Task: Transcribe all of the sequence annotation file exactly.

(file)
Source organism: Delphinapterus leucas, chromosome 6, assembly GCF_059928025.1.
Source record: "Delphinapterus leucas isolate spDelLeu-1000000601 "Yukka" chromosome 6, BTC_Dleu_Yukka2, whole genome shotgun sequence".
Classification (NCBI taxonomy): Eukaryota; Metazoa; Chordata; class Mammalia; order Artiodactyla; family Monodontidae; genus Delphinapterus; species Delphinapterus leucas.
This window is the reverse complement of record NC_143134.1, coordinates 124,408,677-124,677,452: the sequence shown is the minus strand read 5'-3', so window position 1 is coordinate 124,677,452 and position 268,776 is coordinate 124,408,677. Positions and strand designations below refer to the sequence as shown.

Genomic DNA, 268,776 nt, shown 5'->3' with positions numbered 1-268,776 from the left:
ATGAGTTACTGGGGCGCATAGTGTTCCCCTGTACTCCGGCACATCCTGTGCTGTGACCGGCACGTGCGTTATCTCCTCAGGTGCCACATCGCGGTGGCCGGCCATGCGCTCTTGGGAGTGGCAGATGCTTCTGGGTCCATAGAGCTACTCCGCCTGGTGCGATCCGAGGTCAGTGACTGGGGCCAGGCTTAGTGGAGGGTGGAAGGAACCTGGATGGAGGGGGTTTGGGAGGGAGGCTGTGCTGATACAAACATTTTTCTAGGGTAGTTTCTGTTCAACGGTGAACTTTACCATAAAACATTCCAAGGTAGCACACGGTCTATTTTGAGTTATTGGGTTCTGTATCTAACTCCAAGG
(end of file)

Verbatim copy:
Source organism: Delphinapterus leucas, chromosome 6, assembly GCF_059928025.1.
Source record: "Delphinapterus leucas isolate spDelLeu-1000000601 "Yukka" chromosome 6, BTC_Dleu_Yukka2, whole genome shotgun sequence".
Classification (NCBI taxonomy): Eukaryota; Metazoa; Chordata; class Mammalia; order Artiodactyla; family Monodontidae; genus Delphinapterus; species Delphinapterus leucas.
This window is the reverse complement of record NC_143134.1, coordinates 124,408,677-124,677,452: the sequence shown is the minus strand read 5'-3', so window position 1 is coordinate 124,677,452 and position 268,776 is coordinate 124,408,677. Positions and strand designations below refer to the sequence as shown.

Genomic DNA, 268,776 nt, shown 5'->3' with positions numbered 1-268,776 from the left:
ATGAGTTACTGGGGCGCATAGTGTTCCCCTGTACTCCGGCACATCCTGTGCTGTGACCGGCACGTGCGTTATCTCCTCAGGTGCCACATCGCGGTGGCCGGCCATGCGCTCTTGGGAGTGGCAGATGCTTCTGGGTCCATAGAGCTACTCCGCCTGGTGCGATCCGAGGTCAGTGACTGGGGCCAGGCTTAGTGGAGGGTGGAAGGAACCTGGATGGAGGGGGTTTGGGAGGGAGGCTGTGCTGATACAAACATTTTTCTAGGGTAGTTTCTGTTCAACGGTGAACTTTACCATAAAACATTCCAAGGTAGCACACGGTCTATTTTGAGTTATTGGGTTCTGTATCTAACTCCAAGG